The Gastown Riot, also known as ‘smoke-in’ and Street Jamboree, occurred on August 7, 1971 in ‘Maple Tree Square’, a popular location in Gastown, Vancouver. The ‘smoke-in’ gathering at Maple Tree Square was to be a peaceful protest involving the Youth International Party (Yippies) along with other youth living in the Gastown area. Two individuals involved in the organization and raising of awareness for the protest were Eric Sommers, a writer for the Georgia Straight and Kenneth Lester, a freelance writer (Boudreau 2012). The purpose behind the fruition of the protest was to bring awareness to the excessive and illegal use of police power and abuse along with strict drug laws youth in the Gastown area were subjected to (Boudreau 2012).
Prior to the Gastown riot, pre-existing tensions between youth and the police had been a prevalent issue throughout the sixties and years prior. In connection with the Gastown riot, the criminalization of marijuana in 1923 led to many marijuana users, predominantly youth, being subjected to the emergence of stiff drug laws and penalties (Boudreau 2012). With this, negative stigmas began to develop over the years, often deeming marijuana users as deviant, fiendish, and criminogenic individuals (Boudreau 2012). As emphasized by Boudreau (2012), the development of these negative stigmas resulted in a rebellious counter-culture in Canada that would seek out legalization of marijuana along with reducing harsh sentencing laws for minor offences such as possession. More specifically, areas such as Gastown in the 1960s experienced high levels of tension between police and the youth counter-culture often labelled as ‘hippies’ by the media and public authorities. This rise in tension would result in numerous protests illustrating the struggle for change of the accepted norms held in Canadian society. However, the counter-culture would only consist of a small portion of society as a study conducted in April 1970 found that police along with the majority of the public (77%) did not support the reduction of criminal sanctions associated with the criminalization of marijuana (Boudreau 2012). This hindered the ability of associations such as the British Columbia Civil Liberties Association (BCCLA) and the Youth International Party to be successful in their fight for fundamental freedoms of youth in Canada.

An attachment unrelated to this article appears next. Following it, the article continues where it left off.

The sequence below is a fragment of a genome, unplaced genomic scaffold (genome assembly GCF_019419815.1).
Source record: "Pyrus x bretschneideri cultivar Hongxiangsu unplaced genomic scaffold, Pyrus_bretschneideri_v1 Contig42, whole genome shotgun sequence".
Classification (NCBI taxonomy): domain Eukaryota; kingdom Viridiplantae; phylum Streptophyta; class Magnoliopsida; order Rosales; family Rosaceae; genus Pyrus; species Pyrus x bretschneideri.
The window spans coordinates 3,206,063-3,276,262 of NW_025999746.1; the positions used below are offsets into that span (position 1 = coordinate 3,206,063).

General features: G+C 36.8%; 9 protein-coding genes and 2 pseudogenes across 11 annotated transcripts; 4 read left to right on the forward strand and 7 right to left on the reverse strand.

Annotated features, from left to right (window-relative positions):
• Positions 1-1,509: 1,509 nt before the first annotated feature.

The events on August 7, 1971 can then be understood as a culmination of recurring defeat and outrage experienced by the youth counter-culture in Gastown, Vancouver. The final straw leading to the organization of the ‘smoke-in’ was the enforcement of Operation Dustpan by the police. Over the course of ten days, this police tactic consisting of twenty undercover officers charged fifty-nine men and women with possession and trafficking of marijuana (Boudreau 2012). Ultimately, this tactic provoked immediate action from interest groups such as the Youth International Party and later the BCCLA to address the tensions building between youth and the police in the Gastown area. On the day of the ‘smoke-in’ protest, thousands of protesters peacefully took to Maple Tree Square in hopes of raising awareness towards the ongoing issues of police abuse (illegal drug raids) and strict drug laws (Clement 2008). With a few hours in of protest, false reports of vandalism relayed to Inspector Abercrombie, the officer in charge of overseeing the protest, led to the initiation of the police beginning to put an end to the protest (Clement 2008). After ignoring of a subtle police warning notifying the crowd to disperse, uncontrolled violence and pandemonium ensued, ranging from the use of police on horse to grounded officers unjustly using their batons (Clement 2008). By the end of the riot, seventy-nine individuals were arrested along with thirty-eight charged with various offences (Dohm 1971).
In the end, an immediate public inquiry of the protest was sought out due to backlash received from the public. Due to insufficient evidence and acknowledgement of wrongdoing on both sides, Judge Dohm reached the consensus that all charges associated with the riot be dropped (Dohm 1971). The riot would mark an instance of excessive police brutality during a Canadian protest, resulting from a lack of training on behalf of the police force in spite of anticipation of the protest taking place (Dohm 1971). Though the Youth International Party and BCCLA were unsuccessful in holding the police accountable after the Gastown riot, the next step in challenging laws and increasing awareness for change of police tactics/procedures against youth began.
Clément, D. (2008). Canada’s rights revolution: social movements and social change, 1937-82. Vancouver: UBC Press.
Boudreau. M (2012). ‘The Struggle for a Different World’: The 1971 Gastown Riot in Vancouver, pp. 117-135 in Debating Dissent: Canada and the Sixties. Edited by Campbell, L., Clément, D., & Kealey, G. S. Toronto ; Buffalo: University of Toronto Press.
Dohm, T. (1971). British Columbia Royal and Special Commissions: 1872-1980. British Columbia Royal Commission Of Inquiry Into The Gastown Riot. Retrieved October 1, 2014, from http://www.llbc.leg.bc.ca/commissions/rc_dates.asp